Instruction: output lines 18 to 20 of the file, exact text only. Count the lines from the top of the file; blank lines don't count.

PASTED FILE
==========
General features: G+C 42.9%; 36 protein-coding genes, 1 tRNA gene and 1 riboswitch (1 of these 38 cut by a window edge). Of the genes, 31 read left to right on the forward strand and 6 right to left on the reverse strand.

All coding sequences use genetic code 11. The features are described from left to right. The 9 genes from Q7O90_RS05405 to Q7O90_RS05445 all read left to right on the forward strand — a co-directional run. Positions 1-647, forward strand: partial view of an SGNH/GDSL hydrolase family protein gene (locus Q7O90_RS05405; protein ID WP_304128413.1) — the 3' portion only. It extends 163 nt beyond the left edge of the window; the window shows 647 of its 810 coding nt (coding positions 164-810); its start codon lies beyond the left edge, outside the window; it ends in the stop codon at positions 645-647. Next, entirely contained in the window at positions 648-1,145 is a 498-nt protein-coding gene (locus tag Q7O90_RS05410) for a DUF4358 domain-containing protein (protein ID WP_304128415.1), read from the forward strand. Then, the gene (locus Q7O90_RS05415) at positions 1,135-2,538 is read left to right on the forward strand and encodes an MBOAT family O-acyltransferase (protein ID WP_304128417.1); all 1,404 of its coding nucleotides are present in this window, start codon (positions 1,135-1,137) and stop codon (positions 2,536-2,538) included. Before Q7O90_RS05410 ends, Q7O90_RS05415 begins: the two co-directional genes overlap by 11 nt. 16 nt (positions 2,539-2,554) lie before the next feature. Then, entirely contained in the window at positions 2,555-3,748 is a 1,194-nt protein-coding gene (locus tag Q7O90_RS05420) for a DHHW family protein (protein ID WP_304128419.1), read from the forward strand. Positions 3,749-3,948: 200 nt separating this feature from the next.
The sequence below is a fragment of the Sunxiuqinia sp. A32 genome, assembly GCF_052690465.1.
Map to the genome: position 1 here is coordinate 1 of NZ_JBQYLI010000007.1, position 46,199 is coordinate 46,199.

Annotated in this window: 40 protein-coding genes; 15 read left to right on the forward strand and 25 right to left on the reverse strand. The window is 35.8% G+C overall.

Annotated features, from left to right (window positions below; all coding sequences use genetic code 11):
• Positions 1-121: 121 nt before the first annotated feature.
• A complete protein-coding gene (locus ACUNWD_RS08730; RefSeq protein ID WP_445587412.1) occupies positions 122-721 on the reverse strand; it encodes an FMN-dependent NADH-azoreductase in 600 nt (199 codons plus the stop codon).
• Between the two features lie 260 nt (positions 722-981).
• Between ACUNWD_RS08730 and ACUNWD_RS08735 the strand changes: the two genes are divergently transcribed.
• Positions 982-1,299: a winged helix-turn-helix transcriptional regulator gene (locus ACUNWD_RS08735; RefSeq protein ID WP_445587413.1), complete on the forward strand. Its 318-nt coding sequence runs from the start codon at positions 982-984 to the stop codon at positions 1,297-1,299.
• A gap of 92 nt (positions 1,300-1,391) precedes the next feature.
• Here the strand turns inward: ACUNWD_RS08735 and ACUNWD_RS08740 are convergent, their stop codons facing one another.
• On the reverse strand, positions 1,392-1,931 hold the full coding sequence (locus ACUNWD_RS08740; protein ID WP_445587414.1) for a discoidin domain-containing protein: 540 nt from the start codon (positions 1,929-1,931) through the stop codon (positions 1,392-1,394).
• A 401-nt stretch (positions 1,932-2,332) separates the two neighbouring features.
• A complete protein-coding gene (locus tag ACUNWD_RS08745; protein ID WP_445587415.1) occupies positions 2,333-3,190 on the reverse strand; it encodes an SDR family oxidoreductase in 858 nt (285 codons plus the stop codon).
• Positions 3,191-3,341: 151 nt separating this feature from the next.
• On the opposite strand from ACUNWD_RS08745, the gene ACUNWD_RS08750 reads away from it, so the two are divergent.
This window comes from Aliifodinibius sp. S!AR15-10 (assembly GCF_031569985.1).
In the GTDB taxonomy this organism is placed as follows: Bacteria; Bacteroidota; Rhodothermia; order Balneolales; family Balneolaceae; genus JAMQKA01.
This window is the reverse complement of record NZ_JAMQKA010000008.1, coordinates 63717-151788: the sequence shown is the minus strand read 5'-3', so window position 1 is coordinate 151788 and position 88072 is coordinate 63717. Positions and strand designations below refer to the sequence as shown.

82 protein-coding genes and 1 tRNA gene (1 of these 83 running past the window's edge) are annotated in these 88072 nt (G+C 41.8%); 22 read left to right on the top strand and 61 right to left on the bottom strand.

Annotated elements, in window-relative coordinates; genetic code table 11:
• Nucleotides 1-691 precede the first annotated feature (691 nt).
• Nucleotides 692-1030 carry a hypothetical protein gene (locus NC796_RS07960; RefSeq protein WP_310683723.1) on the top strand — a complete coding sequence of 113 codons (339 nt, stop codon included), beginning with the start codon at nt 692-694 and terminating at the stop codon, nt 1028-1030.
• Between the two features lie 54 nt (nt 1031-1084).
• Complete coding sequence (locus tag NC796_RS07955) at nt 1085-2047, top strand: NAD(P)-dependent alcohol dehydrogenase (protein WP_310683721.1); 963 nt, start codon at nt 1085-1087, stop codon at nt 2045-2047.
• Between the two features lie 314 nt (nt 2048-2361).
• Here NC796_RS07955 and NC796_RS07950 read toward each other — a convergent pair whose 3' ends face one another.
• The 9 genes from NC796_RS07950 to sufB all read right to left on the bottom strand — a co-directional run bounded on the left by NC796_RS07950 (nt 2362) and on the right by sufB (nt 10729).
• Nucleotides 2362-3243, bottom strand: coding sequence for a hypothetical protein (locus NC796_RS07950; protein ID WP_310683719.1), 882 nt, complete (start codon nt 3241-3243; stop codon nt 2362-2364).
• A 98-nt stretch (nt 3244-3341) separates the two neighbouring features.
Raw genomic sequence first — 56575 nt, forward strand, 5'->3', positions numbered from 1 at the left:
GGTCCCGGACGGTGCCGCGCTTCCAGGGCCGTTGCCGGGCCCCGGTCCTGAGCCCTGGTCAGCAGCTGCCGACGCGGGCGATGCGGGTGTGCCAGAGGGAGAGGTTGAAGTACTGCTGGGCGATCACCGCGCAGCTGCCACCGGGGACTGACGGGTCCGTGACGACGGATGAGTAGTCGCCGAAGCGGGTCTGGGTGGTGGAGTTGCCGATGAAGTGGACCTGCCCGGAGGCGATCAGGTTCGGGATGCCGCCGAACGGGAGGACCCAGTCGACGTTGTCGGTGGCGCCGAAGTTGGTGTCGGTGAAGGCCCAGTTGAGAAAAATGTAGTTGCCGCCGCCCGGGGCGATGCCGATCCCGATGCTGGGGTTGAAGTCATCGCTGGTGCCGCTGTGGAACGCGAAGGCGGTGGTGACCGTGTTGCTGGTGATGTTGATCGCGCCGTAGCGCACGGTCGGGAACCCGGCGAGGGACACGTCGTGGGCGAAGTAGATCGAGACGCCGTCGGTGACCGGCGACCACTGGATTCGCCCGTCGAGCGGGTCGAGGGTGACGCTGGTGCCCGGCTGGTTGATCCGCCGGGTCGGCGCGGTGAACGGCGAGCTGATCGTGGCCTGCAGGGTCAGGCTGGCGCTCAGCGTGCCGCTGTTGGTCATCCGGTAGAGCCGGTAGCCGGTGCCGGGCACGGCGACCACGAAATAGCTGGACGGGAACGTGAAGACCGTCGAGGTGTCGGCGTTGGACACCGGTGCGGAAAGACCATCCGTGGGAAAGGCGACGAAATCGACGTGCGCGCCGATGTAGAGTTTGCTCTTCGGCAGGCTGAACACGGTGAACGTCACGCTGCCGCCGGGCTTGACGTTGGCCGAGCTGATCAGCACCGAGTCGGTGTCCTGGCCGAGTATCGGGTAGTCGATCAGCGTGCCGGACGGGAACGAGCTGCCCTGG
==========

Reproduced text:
• On the opposite strand from ACUNWD_RS08745, the gene ACUNWD_RS08750 reads away from it, so the two are divergent.
This window comes from Aliifodinibius sp. S!AR15-10 (assembly GCF_031569985.1).
In the GTDB taxonomy this organism is placed as follows: Bacteria; Bacteroidota; Rhodothermia; order Balneolales; family Balneolaceae; genus JAMQKA01.